Month: August 2011


Phonak wins war of the workplace.

Each day on Wire FM, they have a general knowledge quiz, where teams from 2 company’s compete. Its run over a week, and the team that wins, stays on to the next week.

Amazingly, our team won 8 consecutive weeks. Finally a previous team, who retired undefeated (Arnold Clark) were brought back to play us. In the end, Phonak were victorious, and retire as the most successful team, ever to take part.

 Walking the Baker way.

Tony had been talking to a friend called Gosia, who was interested in joining us for a weekend walk and they’d asked me to pick one. It was a no brainer really, I instantly chose the Baker Way.

The Baker Way is probably my favourite Cheshire walk.

It runs from Chester Railway station, to Delamere Forest railway station. Its a brilliant walk, because it has a long section along the Canal, where you can stop at the Cheshire cat for refreshments.

Once you’ve arrived at Delamere forest, you can explore, have something to eat at the visitor centre and then get the train straight home again.

Gosia is a friend of Kasia Pirog, that Laura Croft of the Manchester Social circles group. I had originally met Gosia, when we did the Yorkshire 3 peaks (as a scientist, she was the person who explained why the replicators in Star Trek, could never work !).

Overall, a brilliant day. Unfortunately, I lost my way, when we were an hour from Delamere, and added an hour to our journey.

If you’re interested in walking the Baker way, there are details here.

Back to cooking.

I’ve started to cook again.

One thing that I really enjoy is making soup. Steve furnishes me with vegetables from the allotment, and then I cook them up. So far I’ve made 5 different kinds of soup (some of them conventional, some my own “creation”).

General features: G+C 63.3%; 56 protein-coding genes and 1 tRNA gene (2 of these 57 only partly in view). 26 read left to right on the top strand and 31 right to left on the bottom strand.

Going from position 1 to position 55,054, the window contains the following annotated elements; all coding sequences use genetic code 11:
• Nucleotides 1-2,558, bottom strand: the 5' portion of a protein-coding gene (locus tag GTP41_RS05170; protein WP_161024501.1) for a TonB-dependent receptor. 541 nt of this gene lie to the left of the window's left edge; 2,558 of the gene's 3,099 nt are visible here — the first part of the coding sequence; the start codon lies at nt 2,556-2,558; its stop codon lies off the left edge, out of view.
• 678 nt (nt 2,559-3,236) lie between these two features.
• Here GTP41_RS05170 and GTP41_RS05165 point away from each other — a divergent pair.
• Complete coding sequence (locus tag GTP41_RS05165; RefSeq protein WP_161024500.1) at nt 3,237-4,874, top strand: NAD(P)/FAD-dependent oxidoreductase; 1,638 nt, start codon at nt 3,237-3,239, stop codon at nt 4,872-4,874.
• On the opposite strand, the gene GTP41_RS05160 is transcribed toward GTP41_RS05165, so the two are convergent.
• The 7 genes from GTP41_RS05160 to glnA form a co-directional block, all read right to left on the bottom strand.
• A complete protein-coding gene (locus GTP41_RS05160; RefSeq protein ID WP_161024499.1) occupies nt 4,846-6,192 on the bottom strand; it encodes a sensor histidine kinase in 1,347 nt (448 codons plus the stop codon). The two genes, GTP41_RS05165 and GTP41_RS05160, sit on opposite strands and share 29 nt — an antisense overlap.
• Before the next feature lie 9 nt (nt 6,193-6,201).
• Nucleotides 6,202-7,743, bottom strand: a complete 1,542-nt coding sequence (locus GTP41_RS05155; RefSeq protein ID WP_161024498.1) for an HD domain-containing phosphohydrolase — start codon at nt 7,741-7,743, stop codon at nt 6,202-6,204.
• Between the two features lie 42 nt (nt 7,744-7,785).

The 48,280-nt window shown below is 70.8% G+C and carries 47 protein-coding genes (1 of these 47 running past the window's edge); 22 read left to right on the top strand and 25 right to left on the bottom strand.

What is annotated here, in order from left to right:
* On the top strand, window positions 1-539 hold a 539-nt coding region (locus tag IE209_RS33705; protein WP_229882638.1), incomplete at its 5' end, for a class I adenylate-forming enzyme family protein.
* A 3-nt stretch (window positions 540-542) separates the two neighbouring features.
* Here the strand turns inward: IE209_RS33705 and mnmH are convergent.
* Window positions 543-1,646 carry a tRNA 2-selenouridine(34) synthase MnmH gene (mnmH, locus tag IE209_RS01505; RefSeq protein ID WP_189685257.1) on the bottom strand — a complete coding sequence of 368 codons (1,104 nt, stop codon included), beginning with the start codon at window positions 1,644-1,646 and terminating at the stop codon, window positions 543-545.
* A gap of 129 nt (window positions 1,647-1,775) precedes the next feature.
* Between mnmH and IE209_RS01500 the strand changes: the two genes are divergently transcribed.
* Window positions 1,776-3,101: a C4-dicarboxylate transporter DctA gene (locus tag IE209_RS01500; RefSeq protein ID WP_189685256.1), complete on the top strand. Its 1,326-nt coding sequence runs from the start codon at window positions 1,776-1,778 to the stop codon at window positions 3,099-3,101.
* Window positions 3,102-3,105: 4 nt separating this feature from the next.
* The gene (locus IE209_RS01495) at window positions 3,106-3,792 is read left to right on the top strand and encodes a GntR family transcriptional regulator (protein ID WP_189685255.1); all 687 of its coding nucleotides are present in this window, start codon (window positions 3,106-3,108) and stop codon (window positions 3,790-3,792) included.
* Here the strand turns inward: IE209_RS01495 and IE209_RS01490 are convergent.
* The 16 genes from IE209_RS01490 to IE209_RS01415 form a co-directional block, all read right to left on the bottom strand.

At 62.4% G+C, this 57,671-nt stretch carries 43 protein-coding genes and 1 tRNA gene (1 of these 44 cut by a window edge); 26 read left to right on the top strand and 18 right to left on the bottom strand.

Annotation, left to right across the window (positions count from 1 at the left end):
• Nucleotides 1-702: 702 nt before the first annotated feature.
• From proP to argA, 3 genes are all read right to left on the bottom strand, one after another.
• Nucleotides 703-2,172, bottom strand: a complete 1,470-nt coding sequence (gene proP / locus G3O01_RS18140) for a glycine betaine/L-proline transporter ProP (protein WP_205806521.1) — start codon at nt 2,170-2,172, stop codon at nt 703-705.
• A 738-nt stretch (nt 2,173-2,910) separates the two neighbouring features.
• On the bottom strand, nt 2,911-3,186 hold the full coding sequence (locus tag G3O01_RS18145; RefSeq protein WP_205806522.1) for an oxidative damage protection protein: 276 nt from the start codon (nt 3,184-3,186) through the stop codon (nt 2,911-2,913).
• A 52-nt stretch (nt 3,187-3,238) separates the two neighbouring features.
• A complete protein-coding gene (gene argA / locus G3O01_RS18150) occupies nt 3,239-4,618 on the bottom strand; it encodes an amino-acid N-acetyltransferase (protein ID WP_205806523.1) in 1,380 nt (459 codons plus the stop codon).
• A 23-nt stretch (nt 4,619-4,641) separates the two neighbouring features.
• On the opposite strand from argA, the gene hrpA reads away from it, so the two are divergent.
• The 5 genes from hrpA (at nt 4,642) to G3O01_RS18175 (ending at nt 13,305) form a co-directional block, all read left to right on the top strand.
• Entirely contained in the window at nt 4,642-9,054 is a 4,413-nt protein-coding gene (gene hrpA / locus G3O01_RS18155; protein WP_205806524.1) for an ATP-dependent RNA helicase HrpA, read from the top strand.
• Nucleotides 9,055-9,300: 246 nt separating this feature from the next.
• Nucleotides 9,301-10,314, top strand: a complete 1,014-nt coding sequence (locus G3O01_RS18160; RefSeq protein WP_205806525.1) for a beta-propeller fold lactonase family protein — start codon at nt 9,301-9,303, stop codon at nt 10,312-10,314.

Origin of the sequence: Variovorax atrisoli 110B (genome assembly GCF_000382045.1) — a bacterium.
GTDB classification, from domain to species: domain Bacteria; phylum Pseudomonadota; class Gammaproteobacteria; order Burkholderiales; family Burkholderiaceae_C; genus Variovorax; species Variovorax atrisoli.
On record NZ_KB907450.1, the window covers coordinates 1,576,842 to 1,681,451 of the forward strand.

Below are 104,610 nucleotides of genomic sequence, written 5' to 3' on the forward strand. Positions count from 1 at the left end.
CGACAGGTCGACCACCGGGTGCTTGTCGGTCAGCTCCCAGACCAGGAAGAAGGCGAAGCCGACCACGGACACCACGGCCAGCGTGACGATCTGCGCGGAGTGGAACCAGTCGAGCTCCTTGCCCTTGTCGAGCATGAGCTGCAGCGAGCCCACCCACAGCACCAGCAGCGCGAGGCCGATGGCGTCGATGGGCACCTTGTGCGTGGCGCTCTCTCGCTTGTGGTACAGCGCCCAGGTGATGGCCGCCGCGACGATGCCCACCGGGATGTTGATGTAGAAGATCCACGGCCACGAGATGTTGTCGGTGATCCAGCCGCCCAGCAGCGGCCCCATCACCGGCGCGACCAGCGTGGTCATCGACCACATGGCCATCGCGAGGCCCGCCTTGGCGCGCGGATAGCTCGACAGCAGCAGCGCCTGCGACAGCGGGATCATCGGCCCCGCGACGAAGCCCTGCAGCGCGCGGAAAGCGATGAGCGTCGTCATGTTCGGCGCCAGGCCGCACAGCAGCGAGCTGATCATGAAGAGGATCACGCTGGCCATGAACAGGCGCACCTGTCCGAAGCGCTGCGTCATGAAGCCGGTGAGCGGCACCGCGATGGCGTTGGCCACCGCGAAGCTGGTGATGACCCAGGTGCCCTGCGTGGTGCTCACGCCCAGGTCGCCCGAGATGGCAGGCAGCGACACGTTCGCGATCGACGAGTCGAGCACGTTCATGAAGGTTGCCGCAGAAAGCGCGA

I’ve also started using my steamer. Its really quite smart. I get home from work, fill it up with water, put some vegetables, a salmon fillet and some baby new potatoes into it. Then I get organised for the evening, change my clothes, read my post, make some phone-calls. By the time I’ve finished there is a healthy and delicious meal waiting for me (one is cooking right now, as I type this).

The other thing I’ve started doing, is working my way through the cooker list.

I’ve mentioned before that its to easy to buy a cookery book. Read through it, and then put it on a shelf, never to be opened again. I go through my cookery books, make a list of the things I’m going to cook, with the name of the actual book, and the page number).

I then laminate these, and cross them out, as I cook them. Acapulco chicken, is a Ainsley Herriot meal, I haven’t cooked in years (Frank was still living in the UK, the last time I cooked it). I had Steve around the other evening and cooked it again.

It was just as nice as I remembered it. Over the weekend, I made French toast and pancakes, so there’s 2 more I can cross off the list. Later this week, Glenn is coming over to try my first foray into Mexican cookery, when I’ll make Tacos with shredded beef.


Evening at Carluccios.

 I’ve always wanted to visit Carluccios on Bridge Street in Chester.

With the exception of a curry, I feel a bit daft going out for dinner with a male friend, and usually struggle to find one of my mates up for fine dining anyway.